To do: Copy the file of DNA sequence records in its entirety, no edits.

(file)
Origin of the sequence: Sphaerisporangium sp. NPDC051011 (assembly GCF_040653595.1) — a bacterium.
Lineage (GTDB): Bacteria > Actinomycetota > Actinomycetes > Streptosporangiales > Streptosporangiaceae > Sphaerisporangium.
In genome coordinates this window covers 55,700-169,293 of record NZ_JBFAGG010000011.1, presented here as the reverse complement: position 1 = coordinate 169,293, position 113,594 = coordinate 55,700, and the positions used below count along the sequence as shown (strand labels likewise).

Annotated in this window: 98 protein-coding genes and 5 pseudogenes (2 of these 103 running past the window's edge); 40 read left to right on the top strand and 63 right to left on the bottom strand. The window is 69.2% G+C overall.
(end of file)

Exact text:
Origin of the sequence: Sphaerisporangium sp. NPDC051011 (assembly GCF_040653595.1) — a bacterium.
Lineage (GTDB): Bacteria > Actinomycetota > Actinomycetes > Streptosporangiales > Streptosporangiaceae > Sphaerisporangium.
In genome coordinates this window covers 55,700-169,293 of record NZ_JBFAGG010000011.1, presented here as the reverse complement: position 1 = coordinate 169,293, position 113,594 = coordinate 55,700, and the positions used below count along the sequence as shown (strand labels likewise).

Annotated in this window: 98 protein-coding genes and 5 pseudogenes (2 of these 103 running past the window's edge); 40 read left to right on the top strand and 63 right to left on the bottom strand. The window is 69.2% G+C overall.